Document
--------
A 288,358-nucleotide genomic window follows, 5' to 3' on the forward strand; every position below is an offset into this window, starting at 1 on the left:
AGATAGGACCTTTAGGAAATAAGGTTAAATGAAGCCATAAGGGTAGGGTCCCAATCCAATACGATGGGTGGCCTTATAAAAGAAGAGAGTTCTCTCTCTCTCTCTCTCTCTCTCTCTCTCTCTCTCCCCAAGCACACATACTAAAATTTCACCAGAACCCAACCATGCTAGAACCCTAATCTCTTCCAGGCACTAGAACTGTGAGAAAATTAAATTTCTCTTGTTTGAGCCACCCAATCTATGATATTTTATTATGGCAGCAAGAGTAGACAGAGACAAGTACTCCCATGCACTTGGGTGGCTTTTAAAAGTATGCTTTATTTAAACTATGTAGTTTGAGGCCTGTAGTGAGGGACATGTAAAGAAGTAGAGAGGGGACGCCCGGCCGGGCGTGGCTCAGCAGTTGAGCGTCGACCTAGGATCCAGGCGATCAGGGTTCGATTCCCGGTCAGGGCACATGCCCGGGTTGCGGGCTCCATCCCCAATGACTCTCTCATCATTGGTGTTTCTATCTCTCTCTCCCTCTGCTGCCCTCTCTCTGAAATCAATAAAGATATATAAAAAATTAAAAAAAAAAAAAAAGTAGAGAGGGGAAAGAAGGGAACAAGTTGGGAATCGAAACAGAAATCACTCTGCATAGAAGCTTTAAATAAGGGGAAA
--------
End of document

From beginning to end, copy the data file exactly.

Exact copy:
A 288,358-nucleotide genomic window follows, 5' to 3' on the forward strand; every position below is an offset into this window, starting at 1 on the left:
AGATAGGACCTTTAGGAAATAAGGTTAAATGAAGCCATAAGGGTAGGGTCCCAATCCAATACGATGGGTGGCCTTATAAAAGAAGAGAGTTCTCTCTCTCTCTCTCTCTCTCTCTCTCTCTCTCTCCCCAAGCACACATACTAAAATTTCACCAGAACCCAACCATGCTAGAACCCTAATCTCTTCCAGGCACTAGAACTGTGAGAAAATTAAATTTCTCTTGTTTGAGCCACCCAATCTATGATATTTTATTATGGCAGCAAGAGTAGACAGAGACAAGTACTCCCATGCACTTGGGTGGCTTTTAAAAGTATGCTTTATTTAAACTATGTAGTTTGAGGCCTGTAGTGAGGGACATGTAAAGAAGTAGAGAGGGGACGCCCGGCCGGGCGTGGCTCAGCAGTTGAGCGTCGACCTAGGATCCAGGCGATCAGGGTTCGATTCCCGGTCAGGGCACATGCCCGGGTTGCGGGCTCCATCCCCAATGACTCTCTCATCATTGGTGTTTCTATCTCTCTCTCCCTCTGCTGCCCTCTCTCTGAAATCAATAAAGATATATAAAAAATTAAAAAAAAAAAAAAAGTAGAGAGGGGAAAGAAGGGAACAAGTTGGGAATCGAAACAGAAATCACTCTGCATAGAAGCTTTAAATAAGGGGAAA